WTO drafts biassed towards the North, charge NGOs
by Kanaga Raja
Geneva, 30 Oct 2001 - The World Trade Organization’s (WTO) revised draft Declaration maintains and even increases the bias in favour of industrialized-country trade interests, especially in light of the conduct of negotiations for a new comprehensive trade round for the upcoming Doha ministerial, charges Friends of the Earth International (FOEI).
The international NGO made this charge in a press release here Tuesday and said that the release of the WTO’s final draft declaration has been greeted “with a muted response because developing country ambassadors and civil society groups were so shocked by its contents.”
In a separate statement, some 14 active international NGOs, charged that the latest Harbinson draft showed that a “blatant lack of democratic process” prevailed at the WTO, “as a ‘complete text’ is steamrolled into a proposed launch of negotiations, despite continued protests by a majority of WTO members and civil society.”
In its declaration, the FOEI which is also a signatory to the other, argues that the draft effectively initiates negotiations on all new issues including investment, competition, transparency in government procurement and trade facilitation.
These issues have been vehemently opposed by many developing countries and civil society groups even before the last Seattle Ministerial in 1999.
The FOEI contends that combined with extremely weak language on all other developing country concerns (on agriculture, implementation issues, debt and technology transfer), no new initiatives on environment, and the reintroduction of the notorious ‘green room’ process, the stage would be set for a Seattle Mark II.
Ronnie Hall of FOEI says, “In a show of breathtaking bravado, Harbinson has produced a ‘clean text’ intended to give an impression of consensus and simplicity. Nothing could be further from the truth. This text offers nothing on development, nothing on equity and nothing on the environment or sustainability.”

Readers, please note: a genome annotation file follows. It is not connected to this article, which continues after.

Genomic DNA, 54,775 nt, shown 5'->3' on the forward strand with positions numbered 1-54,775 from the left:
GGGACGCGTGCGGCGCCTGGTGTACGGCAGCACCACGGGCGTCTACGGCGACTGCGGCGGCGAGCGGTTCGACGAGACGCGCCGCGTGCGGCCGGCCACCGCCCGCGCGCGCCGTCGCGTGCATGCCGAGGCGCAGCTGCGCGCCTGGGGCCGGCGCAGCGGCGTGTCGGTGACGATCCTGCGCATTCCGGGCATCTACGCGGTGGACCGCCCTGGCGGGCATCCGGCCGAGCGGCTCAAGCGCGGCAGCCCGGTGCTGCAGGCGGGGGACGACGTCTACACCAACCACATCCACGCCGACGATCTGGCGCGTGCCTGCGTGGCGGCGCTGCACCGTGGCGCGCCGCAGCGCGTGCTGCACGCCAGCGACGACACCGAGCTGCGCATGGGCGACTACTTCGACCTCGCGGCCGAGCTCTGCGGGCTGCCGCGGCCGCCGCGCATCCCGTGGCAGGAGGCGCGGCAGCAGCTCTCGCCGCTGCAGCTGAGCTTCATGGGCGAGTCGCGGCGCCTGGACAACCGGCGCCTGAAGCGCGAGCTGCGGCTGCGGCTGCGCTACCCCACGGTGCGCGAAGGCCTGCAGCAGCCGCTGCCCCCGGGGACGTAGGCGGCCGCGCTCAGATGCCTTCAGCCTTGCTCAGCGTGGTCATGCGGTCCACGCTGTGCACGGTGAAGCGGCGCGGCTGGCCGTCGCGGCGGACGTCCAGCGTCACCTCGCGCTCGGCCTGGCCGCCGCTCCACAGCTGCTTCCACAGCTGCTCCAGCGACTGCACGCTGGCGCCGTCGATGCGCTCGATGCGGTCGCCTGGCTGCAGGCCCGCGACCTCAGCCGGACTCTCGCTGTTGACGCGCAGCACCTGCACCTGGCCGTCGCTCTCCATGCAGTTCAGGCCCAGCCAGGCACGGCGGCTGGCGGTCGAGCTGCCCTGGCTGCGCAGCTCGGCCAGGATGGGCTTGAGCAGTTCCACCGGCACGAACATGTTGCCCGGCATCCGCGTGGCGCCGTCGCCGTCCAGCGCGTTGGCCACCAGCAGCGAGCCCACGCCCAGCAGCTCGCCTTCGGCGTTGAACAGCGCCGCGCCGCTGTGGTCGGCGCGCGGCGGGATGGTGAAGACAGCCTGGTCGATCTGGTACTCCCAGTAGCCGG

He cautions that “Anyone wondering about the real motives of the US and the EU would be well advised to watch developments in Doha: in the WTO, it’s still business as usual.”
The FOEI points out that all the elements of the current revised draft are consistent with previous Northern country statements regarding a new and comprehensive round of trade negotiations.
These preferences have been consistently opposed by many developing countries such as India, Malaysia, Pakistan and Tanzania, the FOEI emphasizes.
Such a round incorporates the ‘new issues’ as negotiating areas to be included in the post-4th WTO Ministerial Conference work programme and removes other options presented in the first draft that would have relegated the new issues to study groups.
The draft language on the new issues, says FOEI, uses sophisticated language effectively to initiate negotiations on investment, competition, government procurement and trade facilitation.
The FOEI also argues that the draft declaration is weak when it comes to the concerns of the developing and least developed countries. It says that the language in the draft text remains unclear, ambiguous and non-committal on the proposals and concerns raised by the developing countries and the LDCs.
For example, the language referring to trade; debt and finance; trade and the transfer of technology; technical cooperation and capacity building; LDCs; and small economies, does not involve the conduct of negotiations leading to binding commitments from WTO members in these areas.
The draft merely requires the WTO to ‘examine’ or study these issues and then make recommendations to the General Council.
FOEI complains that the concerns raised by developing countries over the issues of implementation of the Uruguay Round and on special and differential treatment have not been adequately addressed.
In fact, says FOEI, by packaging implementation issues together with the new issues, developing countries will have to pay twice for the supposed benefits of the Uruguay Round.
On agriculture, the FOEI says that the language in the draft text does not explicitly commit developed countries to immediately eliminate agricultural export support measures and the dumping of surplus agricultural production, which is a key concern of many developing and Cairns group countries.